Live At The Otto Club
is Sherman Irby's first live album with his quartet, and it would be hard to conjure up a more joyful example of seriously swinging jazz that sounds like a great lost classic from the heyday of hard bop. Though the liner notes seem to suggest that this was a bit of a pick-up quartet, it doesn't sound like it: the group, particularly Green on drums and Menci on piano, swing as one with Irby as he leads them through a rollicking set list of classics, plus one lovely original, the bossa Irby wrote for his wife, Laura.
Irby's work with such luminaries as Roy Hargrove
(whose "Depth" gets a spirited workout here), Wynton Marsalis
, and the Jazz at Lincoln Center Ensemble has honed his tone and talent to a razor sharp edge. The architecture of his lengthy series of choruses on the classic "Bohemia After Dark" is exquisite, a slow build to a screaming ending that has the crowd shouting "Bravo!," with many memorable phrases along the way. Green is also fantastic on this tune, providing a variety of textures, always swinging mightily, underneath Menci's superb solo. John Coltrane
's "Countdown" is a stunner. Irby starts off solo, sounding a bit like Anthony Braxton, and then Green enters for some delightfully free dialogue that recall 'Trane's duets with Rashied Ali
as much as the relatively tame take on Giant Steps
. By the time the rest of the quartet enters, Irby is already moving toward a steaming climax.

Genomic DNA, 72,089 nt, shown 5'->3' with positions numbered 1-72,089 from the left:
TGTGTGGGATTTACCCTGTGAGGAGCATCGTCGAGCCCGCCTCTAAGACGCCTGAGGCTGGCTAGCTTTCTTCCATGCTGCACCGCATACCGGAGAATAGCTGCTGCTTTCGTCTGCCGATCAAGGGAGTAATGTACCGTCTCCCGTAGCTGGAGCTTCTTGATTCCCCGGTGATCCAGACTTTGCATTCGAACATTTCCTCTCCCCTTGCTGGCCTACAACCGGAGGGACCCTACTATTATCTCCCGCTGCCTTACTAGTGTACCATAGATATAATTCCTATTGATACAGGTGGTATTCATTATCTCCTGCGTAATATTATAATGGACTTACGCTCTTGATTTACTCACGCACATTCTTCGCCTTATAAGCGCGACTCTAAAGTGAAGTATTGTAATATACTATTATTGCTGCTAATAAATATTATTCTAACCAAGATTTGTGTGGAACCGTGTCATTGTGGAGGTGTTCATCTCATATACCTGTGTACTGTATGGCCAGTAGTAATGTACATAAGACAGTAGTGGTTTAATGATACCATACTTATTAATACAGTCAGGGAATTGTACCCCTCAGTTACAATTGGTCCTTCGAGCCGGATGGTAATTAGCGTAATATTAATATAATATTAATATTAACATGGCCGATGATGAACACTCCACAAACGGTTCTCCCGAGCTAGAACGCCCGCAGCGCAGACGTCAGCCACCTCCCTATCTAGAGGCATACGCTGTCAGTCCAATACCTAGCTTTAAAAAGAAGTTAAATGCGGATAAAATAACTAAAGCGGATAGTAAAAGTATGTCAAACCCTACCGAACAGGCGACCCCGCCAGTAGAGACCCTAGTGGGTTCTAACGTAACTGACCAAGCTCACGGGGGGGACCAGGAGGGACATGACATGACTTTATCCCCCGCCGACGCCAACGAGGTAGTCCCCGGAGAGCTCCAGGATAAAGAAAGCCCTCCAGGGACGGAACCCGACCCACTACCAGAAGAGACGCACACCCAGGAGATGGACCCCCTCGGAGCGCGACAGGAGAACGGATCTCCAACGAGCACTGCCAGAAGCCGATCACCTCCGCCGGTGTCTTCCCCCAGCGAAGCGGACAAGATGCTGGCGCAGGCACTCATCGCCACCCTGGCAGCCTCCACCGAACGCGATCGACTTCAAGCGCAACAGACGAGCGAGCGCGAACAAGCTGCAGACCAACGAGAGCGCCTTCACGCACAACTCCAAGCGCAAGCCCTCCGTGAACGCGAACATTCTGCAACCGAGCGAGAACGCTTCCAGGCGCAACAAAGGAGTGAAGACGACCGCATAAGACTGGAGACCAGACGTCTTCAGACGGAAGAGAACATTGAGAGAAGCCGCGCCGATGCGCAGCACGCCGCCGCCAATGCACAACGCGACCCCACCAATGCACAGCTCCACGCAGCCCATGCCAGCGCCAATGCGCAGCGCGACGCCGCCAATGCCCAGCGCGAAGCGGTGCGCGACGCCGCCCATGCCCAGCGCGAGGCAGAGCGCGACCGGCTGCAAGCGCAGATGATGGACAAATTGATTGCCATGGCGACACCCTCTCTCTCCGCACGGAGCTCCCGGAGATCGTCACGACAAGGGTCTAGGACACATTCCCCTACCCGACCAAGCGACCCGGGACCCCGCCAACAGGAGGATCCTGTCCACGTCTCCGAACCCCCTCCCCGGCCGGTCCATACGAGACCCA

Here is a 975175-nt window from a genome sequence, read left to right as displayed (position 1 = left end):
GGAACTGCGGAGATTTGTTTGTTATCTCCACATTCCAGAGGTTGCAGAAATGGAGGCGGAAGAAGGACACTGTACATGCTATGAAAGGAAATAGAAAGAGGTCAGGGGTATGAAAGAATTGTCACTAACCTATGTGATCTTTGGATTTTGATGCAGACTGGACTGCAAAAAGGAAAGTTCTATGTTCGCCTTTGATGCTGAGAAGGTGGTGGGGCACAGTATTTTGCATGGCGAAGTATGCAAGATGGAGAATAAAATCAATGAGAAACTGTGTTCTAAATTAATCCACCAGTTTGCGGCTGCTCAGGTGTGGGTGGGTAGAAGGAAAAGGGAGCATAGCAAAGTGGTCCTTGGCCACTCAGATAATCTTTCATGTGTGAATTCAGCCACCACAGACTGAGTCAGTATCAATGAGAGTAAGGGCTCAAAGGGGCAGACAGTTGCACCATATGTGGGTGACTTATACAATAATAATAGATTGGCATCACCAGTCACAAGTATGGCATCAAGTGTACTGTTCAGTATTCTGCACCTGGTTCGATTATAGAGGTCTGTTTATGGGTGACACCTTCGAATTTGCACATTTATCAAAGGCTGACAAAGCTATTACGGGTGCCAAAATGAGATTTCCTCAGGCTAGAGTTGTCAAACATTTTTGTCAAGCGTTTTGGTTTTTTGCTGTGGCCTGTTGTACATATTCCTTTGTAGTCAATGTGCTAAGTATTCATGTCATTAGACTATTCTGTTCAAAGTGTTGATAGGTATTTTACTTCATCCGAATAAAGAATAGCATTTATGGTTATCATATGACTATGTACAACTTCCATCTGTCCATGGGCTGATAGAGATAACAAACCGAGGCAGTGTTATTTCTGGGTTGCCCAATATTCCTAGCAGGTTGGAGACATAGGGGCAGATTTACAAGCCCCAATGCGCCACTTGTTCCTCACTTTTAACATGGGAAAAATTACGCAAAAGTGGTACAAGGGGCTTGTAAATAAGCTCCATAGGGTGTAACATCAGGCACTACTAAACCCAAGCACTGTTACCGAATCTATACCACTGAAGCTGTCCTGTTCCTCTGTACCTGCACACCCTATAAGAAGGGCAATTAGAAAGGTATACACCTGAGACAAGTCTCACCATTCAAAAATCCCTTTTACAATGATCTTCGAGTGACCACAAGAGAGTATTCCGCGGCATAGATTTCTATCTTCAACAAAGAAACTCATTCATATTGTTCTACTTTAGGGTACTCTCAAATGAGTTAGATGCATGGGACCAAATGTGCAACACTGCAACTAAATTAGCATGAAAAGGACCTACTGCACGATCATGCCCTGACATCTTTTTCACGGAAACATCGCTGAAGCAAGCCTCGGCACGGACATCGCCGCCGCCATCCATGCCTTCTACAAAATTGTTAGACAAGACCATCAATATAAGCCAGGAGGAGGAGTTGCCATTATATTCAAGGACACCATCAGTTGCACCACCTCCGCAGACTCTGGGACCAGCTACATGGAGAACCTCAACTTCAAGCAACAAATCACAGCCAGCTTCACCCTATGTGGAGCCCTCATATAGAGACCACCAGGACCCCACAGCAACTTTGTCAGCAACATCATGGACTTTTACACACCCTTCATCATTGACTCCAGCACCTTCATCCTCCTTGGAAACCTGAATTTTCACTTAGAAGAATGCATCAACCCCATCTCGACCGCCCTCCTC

Most surprising is what Irby does with Miles Davis
's "Four." Rather than the standard upbeat reading, Irby recasts the classic as a tender ballad, so successfully that it might take the listener a moment or two to recognize the tune. Bassist Marzola gets a solo turn during the lengthy reading, though he's not particularly scintillating here. Fortunately, the record ends on a high note, with a playful run through Thelonious Monk
's "In Walked Bud," incorporating a much better spot for Marzola and some storming traded eights between the leader and the exciting Green. If the music weren't enough, the old-school flavor of the date is upheld by the recording, which was done with a single stereo microphone into a simple digital recorder, giving a clear feel of the ambience of the Otto Club. On the evidence laid down here, Sherman Irby is one of our top alto players and well worth the price of admission if he's headed to your town. Until then, Live At The Otto Club
should do nicely.